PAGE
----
Field-emission Sources
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Different from thermionic emission sources, the field in field emission sources (including cold FEG and thermal FEG) allows the quantum mechanical tunnelling process to occur, where electrons close to the Fermi level are emitted from the tip surface without requiring an input of energy greater than that of the work function. Field-emission sources consist of pointed tungsten wires (filament emitters) exposed to a high electric field. It is called a “field emission” gun because the electric field causes high-energy electrons to be emitted from a filament emitter. In the case of heated FEGs (Schottky emitters), the tip of the wire is coated with ZrO2 (zirconium oxide) to raise electrical conductivity. Cold FEGs have the main advantage of a small energy spread and a very long lifetime, but the total current is small and the long-term current stability is poor.

As shown in Figure 4952, the “extraction” field is generated by the first anode, which is charged by several kV of extraction voltage with respect to the tip. The second anode is then used to accelerate the electrons into the EM (electron microscope) column. The combination of two anodes operates like an electrostatic lens, producing a “virtual” gun crossover. The overall effect of this setup is a dramatic increase in the number of electrons drawn from the tip. The field emission source produces a greater current density than that produced by the thermionic sources and produces ~10 to 100 times higher electron brightness than that of the thermionic single crystal LaB6 emission filament as listed in a table on the comparison of various electron sources in page1409. The main disadvantage for the field emission sources is the requirement of an ultra high column vacuum for the high electric field generated at the tip to maintain a stable emission.

Schematic illustration of a field-emission source

Figure 4952. Schematic illustration of a field-emission source.  The tips have curvatures of 10 to 50 nm in radius.

For a field emission source, the beam of electrons emitted presents an energy profile described by the Fowler-Nordheim (F-N) distribution [1],

          Energy Distribution / Spread of Electron Source------------- [4952a]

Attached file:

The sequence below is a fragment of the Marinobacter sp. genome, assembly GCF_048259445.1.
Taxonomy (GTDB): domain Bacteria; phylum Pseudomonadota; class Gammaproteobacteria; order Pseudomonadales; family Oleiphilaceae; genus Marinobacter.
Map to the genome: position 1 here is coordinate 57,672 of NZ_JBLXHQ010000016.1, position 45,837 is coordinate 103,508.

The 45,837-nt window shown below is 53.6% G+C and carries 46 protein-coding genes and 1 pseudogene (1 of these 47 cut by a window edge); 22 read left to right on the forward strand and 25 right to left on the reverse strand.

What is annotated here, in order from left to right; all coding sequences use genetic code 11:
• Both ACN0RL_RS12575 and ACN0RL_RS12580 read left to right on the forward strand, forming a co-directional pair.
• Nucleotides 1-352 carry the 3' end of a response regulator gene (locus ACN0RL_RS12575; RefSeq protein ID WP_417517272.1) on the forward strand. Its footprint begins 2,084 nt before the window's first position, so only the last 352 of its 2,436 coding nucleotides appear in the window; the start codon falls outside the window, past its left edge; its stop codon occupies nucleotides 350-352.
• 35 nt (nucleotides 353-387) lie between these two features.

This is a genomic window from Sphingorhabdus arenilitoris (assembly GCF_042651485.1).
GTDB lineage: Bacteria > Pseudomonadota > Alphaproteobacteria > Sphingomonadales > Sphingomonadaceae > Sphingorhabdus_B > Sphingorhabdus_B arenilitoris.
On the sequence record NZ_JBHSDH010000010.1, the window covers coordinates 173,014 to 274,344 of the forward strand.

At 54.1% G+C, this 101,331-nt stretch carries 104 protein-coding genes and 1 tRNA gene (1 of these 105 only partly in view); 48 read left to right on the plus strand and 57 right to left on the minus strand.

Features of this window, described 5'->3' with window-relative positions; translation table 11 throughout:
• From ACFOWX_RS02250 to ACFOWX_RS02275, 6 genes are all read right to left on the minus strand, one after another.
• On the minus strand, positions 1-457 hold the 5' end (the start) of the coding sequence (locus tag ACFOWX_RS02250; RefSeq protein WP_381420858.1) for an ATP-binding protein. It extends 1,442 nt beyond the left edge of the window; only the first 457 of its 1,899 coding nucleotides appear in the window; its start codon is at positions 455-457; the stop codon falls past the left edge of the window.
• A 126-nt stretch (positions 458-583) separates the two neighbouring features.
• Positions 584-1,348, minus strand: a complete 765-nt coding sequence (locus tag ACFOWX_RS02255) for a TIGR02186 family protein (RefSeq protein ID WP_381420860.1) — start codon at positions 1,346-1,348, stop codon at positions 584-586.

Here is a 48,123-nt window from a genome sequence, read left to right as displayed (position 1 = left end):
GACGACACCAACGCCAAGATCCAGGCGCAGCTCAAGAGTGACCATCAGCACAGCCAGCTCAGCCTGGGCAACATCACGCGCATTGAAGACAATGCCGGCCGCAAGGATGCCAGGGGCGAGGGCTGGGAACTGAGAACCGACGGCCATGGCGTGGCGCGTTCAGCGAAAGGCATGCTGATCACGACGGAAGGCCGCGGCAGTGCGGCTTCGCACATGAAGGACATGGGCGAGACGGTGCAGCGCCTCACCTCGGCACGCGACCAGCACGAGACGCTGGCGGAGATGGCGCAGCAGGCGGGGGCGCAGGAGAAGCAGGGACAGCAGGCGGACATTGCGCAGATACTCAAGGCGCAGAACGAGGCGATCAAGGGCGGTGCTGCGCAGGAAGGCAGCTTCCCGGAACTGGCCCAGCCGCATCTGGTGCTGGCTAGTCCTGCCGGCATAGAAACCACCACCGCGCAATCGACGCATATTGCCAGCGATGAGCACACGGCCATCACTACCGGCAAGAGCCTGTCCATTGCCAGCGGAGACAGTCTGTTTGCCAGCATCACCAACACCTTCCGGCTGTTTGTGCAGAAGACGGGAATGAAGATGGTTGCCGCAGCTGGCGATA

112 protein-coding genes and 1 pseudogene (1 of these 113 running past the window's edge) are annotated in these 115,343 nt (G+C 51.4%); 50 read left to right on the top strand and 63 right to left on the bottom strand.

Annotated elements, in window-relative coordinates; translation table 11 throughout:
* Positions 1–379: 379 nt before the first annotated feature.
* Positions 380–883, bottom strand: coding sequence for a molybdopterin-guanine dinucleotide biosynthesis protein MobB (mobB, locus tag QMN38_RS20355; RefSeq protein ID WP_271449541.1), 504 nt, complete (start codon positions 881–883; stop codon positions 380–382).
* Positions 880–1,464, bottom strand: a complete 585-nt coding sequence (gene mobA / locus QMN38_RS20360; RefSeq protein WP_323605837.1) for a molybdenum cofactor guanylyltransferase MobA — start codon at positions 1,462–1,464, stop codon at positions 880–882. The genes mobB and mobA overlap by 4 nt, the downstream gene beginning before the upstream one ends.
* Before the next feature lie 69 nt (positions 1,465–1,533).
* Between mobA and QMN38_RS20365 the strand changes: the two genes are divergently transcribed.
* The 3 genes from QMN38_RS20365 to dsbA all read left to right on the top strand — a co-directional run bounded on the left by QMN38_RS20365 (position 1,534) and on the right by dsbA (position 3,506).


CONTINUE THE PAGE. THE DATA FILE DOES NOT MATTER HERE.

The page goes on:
Δ = µ - E ---------------------- [4952b]

          b = 6.8 x 107α ---------------------- [4952c]

          µ -- The chemical potential (Typical value ~ 11 eV),
          φ -- The work function (for a tungsten tip as 4.5 eV),
          α -- The image correction term (Typical value ~ 0.85),
          F -- The electric field strength (Typical value ~ 3 x 107 V/m),
          E -- The accelerating voltage on the incident electrons.

The F-N energy distribution of emitted electrons includes two distinct regions [2]: a low energy Fermi tail and a high energy tunnelling tail. The low energy Fermi tail is a property of the Fermi surface of the tip material (e.g. tungesten) and is independent of the extraction voltage. The slope of the high energy tunnelling tail is determined by the field strength. Those tails cause beam energy-broadening in field emission guns.

Before the application of field emission electron guns in TEM, the energy resolution of EELS systems had been ~1–2 eV, mainly limited by the energy spreading of thermionic electron source (tungsten filament or LaB6). In the late 1990s, Schottky emission sources became available and have been providing energy resolution greater than 0.5 eV.

In modern STEM systems, a field-emission gun can be used to produce an electron source as small as 3 ~ 10 nm in diameter.


Furthermore, the most promising coherent electron sources for electron microscopes (EMs) have been found in ultrasharp nanotips [3–5] in field emission electron guns due to the very high coherence and significant brightness. The important, common structural feature of their brightest field emitters is that they end with a single atom at the apex of a nanoprotrusion. The resulting characteristics are high coherence, strong focusing, sharp energy spectra, and high degeneracy [6] that significantly improve the spatial and temporal coherence properties. The use of ultrasharp nanotips in the EMs significantly improves the resolution and magnification, and allows for the simultaneous imaging of a larger area.

A field emission gun (FEG) is needed for electron holography since the spatial coherence with a conventional electron gun extremely limits the resolution. Note that even though for a TEM with a conventional electron gun, a smaller illumination aperture can be used to increase the degree of coherence, the smaller aperture still cannot practically be used for holography measurement because of the smaller coherent beam current Icoh.

Both ion getter pumps and cryo-pumps are often employed in applications requiring extremely clean, ultrahigh vacuums, e.g. in LaB6 guns and FEGs.

For TEMs with thermionic electron sources, the MDM (minimum detectable mass) of EDS measurements is in the range of 10-19 to 10-20 g, equivalent to ~100 - ~1000 atoms thick of iron (Fe). For TEMs with FEGs (field emission guns), it is possible to detect a few atoms thick with EDS technique.




[1] Fowler, R.H., Nordheim, L. Electron emission in intense electric fields. Proc. R. Soc. A 119, 173-181 (1928).
[2] Kimoto, K. et al. 0.23eV energy resolution obtained using a cold field-emission gun and a streak imaging technique. Micron 36, 465-469 (2005).
[3] M. Rezeq, J. Pitters, R.A. Wolkow, J. Chem. Phys. 124 (2006) 204716.
[4] V.T. Binh, N. Garcia, Ultramicroscopy 42–44 (1992) 80.
[5] K. Nagaoka, H. Fujii, K. Matsuda, M. Komaki, Y. Murata, C. Oshima, T. Sakurai, Appl. Surf. Sci. 182 (2001) 12.
[6] V.T. Binh, S.T. Purcell, Appl. Surf. Sci. 111 (1997) 157.